#AtoZChallenge ‘Q’ #NationalPoetryMonth ‘The Queen of Hearts’ #amwriting #poem #Nonsense Nursery Rhymes

This year to celebrate National Poetry Month and to take part in the April A-Z Blogging Challenge, I’ll be posting two poems a day, one written by me and another poem written by one of my favourite poets. The title or first word of both poems will begin with the corresponding letter in the Blogging Challenge.

Today a lighthearted post, which is a relief after the last few intense days. I offer you The Queen of Hearts, an anonymous rhyme, whose main character was made famous by Lewis Carroll in Alice’s adventures in Wonderland.


The Queen of Hearts

The Queen of Hearts

She made some tarts,

    All on a summer’s day;

The Knave of Hearts

He stole those tarts,

    And took them clean away.

The King of Hearts

Called for the tarts,

    And beat the knave full sore;

The Knave of Hearts

Brought back the tarts,

    And vowed he’d steal no more.


The Queen of Hearts is an English poem and nursery rhyme based on a character in playing cards. The Queen of hearts is also part of the plot of Lewis Carroll’s Alice’s Adventures in Wonderland.

The Queens of Hearts is a type of light verse, mainly for children, including imaginative characters in funny or fantastic situations. It’s also called nonsense verse , because it includes absurd or meaningless situations and even made-up words. It originated in the nineteenth century. The roots of these rhymes are attributed to Edward Lear and Lewis Carroll. Although the poems defy common sense and seem illogical and simplistic, they are inherently complex and often contain more meaning that is apparent, however, I wouldn’t dare to guess at the hidden meaning of the Queen of Hearts, would you?

“The Queen of Hearts” from a 1901 edition of Mother Goose.

Here’s my nonsense rhyme.


The Queen of Hearts

The fairy grandmother said,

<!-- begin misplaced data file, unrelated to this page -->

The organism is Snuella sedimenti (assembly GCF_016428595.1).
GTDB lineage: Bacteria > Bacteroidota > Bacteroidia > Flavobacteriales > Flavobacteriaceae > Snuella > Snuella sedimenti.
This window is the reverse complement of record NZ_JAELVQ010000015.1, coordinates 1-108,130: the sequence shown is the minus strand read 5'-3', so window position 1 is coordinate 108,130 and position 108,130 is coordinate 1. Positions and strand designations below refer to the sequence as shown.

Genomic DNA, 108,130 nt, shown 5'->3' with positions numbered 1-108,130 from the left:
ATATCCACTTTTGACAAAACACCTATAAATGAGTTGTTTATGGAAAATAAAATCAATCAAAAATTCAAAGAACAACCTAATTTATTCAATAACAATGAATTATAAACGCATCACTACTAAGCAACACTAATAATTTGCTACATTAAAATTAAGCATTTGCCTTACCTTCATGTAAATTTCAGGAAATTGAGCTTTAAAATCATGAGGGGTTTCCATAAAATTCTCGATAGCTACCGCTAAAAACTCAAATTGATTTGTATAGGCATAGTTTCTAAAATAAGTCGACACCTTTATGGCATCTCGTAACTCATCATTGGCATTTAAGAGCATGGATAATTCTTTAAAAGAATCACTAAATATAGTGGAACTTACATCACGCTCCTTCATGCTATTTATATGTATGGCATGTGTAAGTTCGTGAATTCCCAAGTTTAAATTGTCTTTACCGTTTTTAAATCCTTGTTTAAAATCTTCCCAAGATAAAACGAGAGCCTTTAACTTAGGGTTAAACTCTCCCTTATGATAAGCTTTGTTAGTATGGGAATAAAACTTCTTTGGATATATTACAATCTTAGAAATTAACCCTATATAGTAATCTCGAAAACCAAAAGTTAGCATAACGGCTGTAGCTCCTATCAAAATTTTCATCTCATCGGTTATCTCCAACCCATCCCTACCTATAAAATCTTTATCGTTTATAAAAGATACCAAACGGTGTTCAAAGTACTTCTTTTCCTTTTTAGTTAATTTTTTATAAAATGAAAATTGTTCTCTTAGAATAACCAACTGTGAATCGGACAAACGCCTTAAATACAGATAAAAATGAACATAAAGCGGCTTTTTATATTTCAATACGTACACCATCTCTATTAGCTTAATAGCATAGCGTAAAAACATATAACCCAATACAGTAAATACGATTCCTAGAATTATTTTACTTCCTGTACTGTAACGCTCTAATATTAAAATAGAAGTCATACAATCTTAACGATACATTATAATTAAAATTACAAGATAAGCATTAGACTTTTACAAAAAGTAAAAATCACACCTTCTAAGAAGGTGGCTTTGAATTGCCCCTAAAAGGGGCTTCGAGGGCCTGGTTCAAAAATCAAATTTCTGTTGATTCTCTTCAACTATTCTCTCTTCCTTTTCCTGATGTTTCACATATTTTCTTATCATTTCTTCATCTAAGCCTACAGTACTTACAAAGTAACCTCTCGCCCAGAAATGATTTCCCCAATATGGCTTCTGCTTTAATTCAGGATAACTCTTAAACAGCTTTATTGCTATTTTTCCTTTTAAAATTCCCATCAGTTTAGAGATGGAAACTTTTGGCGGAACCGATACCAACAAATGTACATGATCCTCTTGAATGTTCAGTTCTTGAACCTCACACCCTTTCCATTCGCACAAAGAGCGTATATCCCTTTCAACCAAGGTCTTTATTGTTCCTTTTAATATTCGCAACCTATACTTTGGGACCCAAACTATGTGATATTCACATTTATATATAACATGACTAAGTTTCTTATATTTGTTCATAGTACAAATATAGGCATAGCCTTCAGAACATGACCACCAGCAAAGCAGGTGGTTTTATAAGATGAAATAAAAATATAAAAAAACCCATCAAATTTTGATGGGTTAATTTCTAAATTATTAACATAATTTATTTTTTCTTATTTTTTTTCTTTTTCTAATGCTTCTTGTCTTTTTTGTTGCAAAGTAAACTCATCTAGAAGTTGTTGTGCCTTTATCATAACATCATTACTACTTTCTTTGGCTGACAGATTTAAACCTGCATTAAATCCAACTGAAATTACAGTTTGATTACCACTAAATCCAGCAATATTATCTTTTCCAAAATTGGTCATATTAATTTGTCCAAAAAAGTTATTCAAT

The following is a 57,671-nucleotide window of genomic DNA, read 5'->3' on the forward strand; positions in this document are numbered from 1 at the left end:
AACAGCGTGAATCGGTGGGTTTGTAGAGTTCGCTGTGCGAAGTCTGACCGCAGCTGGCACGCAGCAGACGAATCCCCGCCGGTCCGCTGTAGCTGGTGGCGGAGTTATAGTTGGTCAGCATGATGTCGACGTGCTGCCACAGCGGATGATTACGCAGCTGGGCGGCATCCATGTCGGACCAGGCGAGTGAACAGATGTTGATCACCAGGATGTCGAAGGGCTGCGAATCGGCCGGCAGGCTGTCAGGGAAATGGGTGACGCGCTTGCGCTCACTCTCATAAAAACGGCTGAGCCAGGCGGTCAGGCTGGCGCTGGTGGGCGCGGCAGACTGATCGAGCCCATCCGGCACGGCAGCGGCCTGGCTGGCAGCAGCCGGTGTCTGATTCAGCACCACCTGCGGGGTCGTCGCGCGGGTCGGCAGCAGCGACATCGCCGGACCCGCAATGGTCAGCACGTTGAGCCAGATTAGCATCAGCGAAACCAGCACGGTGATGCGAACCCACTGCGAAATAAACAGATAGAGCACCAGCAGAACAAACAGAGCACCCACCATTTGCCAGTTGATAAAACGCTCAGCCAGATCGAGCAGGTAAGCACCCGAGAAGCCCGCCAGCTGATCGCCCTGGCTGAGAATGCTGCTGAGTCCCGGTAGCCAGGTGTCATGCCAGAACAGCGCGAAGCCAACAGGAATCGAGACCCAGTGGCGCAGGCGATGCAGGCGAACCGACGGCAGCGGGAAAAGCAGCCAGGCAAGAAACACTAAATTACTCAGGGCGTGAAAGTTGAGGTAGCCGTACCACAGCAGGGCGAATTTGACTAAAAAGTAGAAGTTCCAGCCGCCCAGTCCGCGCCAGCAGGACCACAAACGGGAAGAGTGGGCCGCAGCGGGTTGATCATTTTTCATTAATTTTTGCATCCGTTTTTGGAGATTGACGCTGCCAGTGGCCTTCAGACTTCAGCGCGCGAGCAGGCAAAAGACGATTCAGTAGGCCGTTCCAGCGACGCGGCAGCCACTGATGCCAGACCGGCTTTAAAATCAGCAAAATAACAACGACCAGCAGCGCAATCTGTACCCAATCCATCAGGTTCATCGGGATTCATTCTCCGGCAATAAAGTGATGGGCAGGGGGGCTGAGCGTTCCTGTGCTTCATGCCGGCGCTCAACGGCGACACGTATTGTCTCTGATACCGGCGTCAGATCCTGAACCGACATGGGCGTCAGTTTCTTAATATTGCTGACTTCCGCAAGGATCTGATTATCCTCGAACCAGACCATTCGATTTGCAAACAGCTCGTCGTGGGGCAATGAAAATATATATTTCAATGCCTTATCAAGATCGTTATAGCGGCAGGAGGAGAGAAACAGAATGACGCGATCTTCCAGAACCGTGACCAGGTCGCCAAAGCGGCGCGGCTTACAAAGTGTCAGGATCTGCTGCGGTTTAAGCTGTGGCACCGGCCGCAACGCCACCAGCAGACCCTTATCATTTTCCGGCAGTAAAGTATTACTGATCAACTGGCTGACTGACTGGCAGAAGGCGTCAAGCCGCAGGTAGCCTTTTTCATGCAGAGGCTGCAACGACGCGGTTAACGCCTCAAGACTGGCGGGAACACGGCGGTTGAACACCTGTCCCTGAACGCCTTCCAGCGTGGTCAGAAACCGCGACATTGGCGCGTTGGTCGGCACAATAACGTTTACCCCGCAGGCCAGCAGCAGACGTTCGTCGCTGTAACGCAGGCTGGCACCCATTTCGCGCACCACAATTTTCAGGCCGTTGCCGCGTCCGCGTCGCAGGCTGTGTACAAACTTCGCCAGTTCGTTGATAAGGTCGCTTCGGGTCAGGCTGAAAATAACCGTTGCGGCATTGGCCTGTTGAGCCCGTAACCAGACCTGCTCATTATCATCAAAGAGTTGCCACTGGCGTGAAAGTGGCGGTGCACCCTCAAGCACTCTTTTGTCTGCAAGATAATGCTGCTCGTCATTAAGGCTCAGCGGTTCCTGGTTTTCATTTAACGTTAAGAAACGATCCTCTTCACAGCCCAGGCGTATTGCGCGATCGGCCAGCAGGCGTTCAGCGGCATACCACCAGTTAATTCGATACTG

‘One more tale and then off to bed.’

The children clapped with glee,

While granny sipped her tea

And started.

According to the Queen of Hearts

In a lighthouse we must start.

A lighthouse in the daylight,

Is useful in its own right,’

Said Rapunzel

As she cast her hair,

For her prince so fair.

But Jack climbed up to talk,

Looking for his beanstalk.

What about the little pigs?

The wolf, he can go eat some figs.

Cinderella found a fella,

Saving damsels with an umbrella.

The lighthouse was so overcrowded,

The ugly sisters were dumbfounded.

They called a witch to cast a spell,

She sent them all down the well,

Where they learnt to row their boat,

Round and round the castle moat.

Then said the King of the castle,

‘Go away you dirty rascals!’

‘What happened next?’ asked Matilda,

Right after the fire killed her.

‘I’m afraid I’m now a ghost.’

Alice said, ‘to that I’ll toast!’

She found a lamp, the Queen of hearts,

While Aladdin tried to eat her tarts.

Thinking it was a clock, the blind mouse

Carried the Queen up to the lighthouse,

And so my little friends, 

This is where this story ends.

And now you better go to bed,

And forget everything I said. 


That was fun!

Follow Luccia Gray on Social Media:




Check out Luccia Gray’s Books on Amazon 




Published by LucciaGray

Writer, blogger, teacher, reader and lover of words wherever they are. Author of The Eyre Hall Trilogy, the breathtaking sequel to Jane Eyre. Luccia lives in sunny Spain, but her heart's in Victorian London.

Thanks for reading, feel free to like, share and comment!

Fill in your details below or click an icon to log in:

WordPress.com Logo

You are commenting using your WordPress.com account. Log Out /  Change )

Facebook photo

You are commenting using your Facebook account. Log Out /  Change )

Connecting to %s

%d bloggers like this: